Graduation rate continues steady increase

In recent years, North Springs has maintained an increasing graduation rate. In 2013, the graduation rate was 71.9 percent. From here, it rose to 77.5 percent in 2014 and 90 percent in 2015. This rate of increase over the past few years is not only impressive, but also provides a goal for future generations at North Springs. When 2016 graduation rates were released by the state earlier this month, it appeared as if the rate had decreased; however, this was not the case.

In an email sent to parents on November 1, Mr. Hanson wrote, “We learned that some of our student data is not accurate due to a coding error and [currently] shows North Springs with a 78% graduation rate.” Hanson noted that the school was sure that the correct graduation rate was much higher.

Mr. Hanson says that the school administration knew about this issue before the statistic was even made public. They prepared with the county in advance to resolve the issue, but unfortunately, the county had already planned to publish the incorrect information. Within a few days, however, the correction was made. While not on time for initial publication, the correct graduation rate is on record now and was presented to the North Springs community. On November 6th, Mr. Hanson sent a follow-up email to parents and staff: “We are now at 89.665%, which rounded up makes it 90%,” he wrote.

Hanson explained that the issue stems from the coding used to calculate graduation rate. The rate is calculated by dividing the number of students graduating by the number of students that enrolled at North Springs four years before. Various situations involving students leaving the school can count against the school’s graduation rate if coded incorrectly, including school transfers, dropouts, and students opting for homeschool.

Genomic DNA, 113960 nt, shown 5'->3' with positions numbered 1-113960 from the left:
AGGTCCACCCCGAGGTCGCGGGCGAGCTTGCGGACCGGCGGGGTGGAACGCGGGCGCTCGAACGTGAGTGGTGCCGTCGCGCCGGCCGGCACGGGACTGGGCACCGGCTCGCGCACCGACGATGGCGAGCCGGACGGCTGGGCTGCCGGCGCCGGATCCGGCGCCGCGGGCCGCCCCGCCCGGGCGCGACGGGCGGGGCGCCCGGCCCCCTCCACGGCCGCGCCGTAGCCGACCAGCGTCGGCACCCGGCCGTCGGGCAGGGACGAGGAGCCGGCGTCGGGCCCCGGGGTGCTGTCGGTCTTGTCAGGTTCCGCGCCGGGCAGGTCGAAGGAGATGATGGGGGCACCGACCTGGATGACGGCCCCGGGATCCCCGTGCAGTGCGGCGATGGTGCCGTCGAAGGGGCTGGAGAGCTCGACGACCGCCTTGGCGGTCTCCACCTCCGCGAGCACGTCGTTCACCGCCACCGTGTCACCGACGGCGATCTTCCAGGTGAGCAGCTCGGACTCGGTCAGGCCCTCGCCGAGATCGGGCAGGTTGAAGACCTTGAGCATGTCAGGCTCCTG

Why was there such a dramatic growth in the percentage of graduating students? “We’re focusing on the kids more,” Hanson says. North Springs, in addition to making sure that coding is correct, is paying special attention to “those kids that have the biggest affect on dropping out… offering remedial opportunities, tutoring, things like that.” In the case of students who are rising seniors that will not receive enough credits during their senior year in order to graduate, counselors may encourage them to attend a school that will give them the opportunity to earn those credits in less time. All of these options, if coded correctly, will ensure a higher graduation rate.

With such rapidly increasing rates in the past, how can we keep these rates up and By consistently meeting with guidance counselors about seniors, Mr. Hanson can ensure that North Springs can get more students on track to graduate in coming years, further increasing the graduation rate.

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